Perhaps the aspect that has always spoken most strongly is the character of Oedipus. The archetypal tragic hero, He is one of literature's most thoroughly sympathetic personages. Whatever his faults, he is far more sinned against than sinning; his rise from humble background to king is matched only by his even more awe-inspiring fall. Arrogant, haughty, and somewhat impulsive, he has distinct flaws, but they only make him more human; we feel for him because we see his profound humanity. However ostensibly different from us, he has the indisputable human core necessary for a truly moving character. His downfall's pathos is near-unbearable; it is hard to see a man so truly broken and heavily suffering. The play is valuable for showing the nadir to which people can sink, bringing out life's inherent tragedy with incredible force and emotion.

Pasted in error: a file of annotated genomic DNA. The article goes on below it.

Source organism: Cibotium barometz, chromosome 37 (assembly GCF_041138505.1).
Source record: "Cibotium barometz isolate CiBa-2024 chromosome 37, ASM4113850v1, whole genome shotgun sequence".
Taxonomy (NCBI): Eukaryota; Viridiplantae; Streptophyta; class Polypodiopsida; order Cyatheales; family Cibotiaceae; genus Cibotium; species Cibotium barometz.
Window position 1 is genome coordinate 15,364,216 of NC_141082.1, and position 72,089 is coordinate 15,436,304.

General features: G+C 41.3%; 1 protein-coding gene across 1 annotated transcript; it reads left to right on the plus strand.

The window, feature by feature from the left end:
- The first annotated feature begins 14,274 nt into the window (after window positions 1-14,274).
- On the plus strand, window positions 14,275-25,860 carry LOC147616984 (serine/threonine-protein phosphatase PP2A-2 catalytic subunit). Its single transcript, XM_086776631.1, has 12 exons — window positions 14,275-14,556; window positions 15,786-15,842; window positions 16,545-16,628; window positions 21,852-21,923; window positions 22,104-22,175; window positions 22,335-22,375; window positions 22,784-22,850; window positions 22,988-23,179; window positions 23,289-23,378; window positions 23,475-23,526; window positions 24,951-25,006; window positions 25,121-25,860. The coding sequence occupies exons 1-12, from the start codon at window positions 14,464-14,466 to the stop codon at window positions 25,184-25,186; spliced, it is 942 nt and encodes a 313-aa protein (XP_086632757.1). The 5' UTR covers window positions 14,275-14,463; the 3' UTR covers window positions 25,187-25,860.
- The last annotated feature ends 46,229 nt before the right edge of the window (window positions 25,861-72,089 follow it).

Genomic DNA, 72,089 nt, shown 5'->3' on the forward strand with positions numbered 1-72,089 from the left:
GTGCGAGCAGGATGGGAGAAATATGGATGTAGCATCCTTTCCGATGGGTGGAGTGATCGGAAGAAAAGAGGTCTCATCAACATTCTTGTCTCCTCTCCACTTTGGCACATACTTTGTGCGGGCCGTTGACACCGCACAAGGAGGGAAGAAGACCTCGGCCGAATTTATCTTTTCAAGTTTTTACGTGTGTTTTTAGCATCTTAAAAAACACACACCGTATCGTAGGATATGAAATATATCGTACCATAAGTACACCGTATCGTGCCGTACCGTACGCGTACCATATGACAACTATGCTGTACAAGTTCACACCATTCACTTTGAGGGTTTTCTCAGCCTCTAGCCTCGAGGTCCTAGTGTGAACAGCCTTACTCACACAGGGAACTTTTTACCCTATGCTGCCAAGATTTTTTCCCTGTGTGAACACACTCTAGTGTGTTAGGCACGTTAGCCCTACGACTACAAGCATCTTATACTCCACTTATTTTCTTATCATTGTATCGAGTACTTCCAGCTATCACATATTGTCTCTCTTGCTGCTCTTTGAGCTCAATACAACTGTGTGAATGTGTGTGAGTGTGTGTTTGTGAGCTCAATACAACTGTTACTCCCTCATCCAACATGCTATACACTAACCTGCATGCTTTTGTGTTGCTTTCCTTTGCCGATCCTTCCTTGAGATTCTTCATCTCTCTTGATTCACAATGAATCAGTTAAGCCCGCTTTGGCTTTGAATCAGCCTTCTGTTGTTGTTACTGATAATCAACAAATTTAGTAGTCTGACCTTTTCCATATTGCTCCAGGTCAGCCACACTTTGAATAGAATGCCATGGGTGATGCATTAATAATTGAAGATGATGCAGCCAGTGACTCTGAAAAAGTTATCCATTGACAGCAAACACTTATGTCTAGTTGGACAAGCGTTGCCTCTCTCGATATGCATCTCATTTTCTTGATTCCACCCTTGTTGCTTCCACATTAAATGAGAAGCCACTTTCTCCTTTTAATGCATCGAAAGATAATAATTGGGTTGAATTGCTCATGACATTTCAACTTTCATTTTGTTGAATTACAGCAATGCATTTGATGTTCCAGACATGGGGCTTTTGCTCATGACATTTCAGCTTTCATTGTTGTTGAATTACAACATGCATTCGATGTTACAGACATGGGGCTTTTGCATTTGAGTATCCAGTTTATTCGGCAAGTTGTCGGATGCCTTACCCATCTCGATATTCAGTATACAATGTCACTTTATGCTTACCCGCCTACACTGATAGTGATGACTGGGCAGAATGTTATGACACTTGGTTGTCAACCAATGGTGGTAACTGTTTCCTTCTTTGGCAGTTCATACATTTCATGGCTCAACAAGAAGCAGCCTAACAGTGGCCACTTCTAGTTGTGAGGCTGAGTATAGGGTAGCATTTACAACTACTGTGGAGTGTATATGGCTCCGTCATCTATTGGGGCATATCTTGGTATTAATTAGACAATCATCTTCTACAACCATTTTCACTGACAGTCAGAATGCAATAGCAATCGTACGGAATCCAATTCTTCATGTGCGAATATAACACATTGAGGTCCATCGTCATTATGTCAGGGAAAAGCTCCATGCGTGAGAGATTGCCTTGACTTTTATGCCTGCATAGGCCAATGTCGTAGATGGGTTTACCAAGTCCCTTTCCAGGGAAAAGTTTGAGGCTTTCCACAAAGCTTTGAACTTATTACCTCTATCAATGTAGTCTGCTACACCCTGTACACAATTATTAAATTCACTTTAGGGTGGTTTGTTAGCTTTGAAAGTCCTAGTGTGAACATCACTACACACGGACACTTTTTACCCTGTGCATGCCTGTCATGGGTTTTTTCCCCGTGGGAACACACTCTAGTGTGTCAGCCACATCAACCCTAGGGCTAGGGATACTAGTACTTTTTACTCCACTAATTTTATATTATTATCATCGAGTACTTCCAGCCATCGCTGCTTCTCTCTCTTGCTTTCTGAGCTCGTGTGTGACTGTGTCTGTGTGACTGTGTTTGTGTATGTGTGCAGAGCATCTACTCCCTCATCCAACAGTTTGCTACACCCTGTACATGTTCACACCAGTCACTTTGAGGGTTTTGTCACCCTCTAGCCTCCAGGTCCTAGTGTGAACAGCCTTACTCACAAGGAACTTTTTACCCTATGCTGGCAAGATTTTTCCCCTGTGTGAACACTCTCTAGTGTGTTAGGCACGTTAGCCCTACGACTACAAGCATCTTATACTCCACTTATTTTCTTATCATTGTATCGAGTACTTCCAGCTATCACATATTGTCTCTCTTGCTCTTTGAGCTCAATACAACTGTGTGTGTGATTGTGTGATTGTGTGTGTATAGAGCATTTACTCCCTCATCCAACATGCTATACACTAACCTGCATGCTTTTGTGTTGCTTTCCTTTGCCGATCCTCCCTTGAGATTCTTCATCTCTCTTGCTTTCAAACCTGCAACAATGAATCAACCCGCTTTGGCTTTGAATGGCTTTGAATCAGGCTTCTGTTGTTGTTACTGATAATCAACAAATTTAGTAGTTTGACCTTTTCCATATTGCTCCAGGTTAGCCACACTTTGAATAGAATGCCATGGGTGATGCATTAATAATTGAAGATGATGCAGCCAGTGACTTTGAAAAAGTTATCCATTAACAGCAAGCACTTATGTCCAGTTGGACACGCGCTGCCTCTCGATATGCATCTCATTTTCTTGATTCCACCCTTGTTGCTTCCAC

The story itself is also key. The original audience knew the Oedipus story well, and it has continued to be so famous that most will know a lot before reading, but Sophocles portrays it with such skillful mastery that it affected Athenians with mesmerizing power and continues to do so. A tighter plot or more perfect execution could not be conceived; no one has ever made better use of foreshadowing or dramatic irony, and the breathtaking climax has rarely even been approached. The story is put together with almost mathematical precision, and the close is simply devastating. The totality of bitterly ironic events that comes down on Oedipus is so crushingly malevolent that it shows the absolute worst that can happen to a person. For this reason among many others, the play remains the consummate tragedy.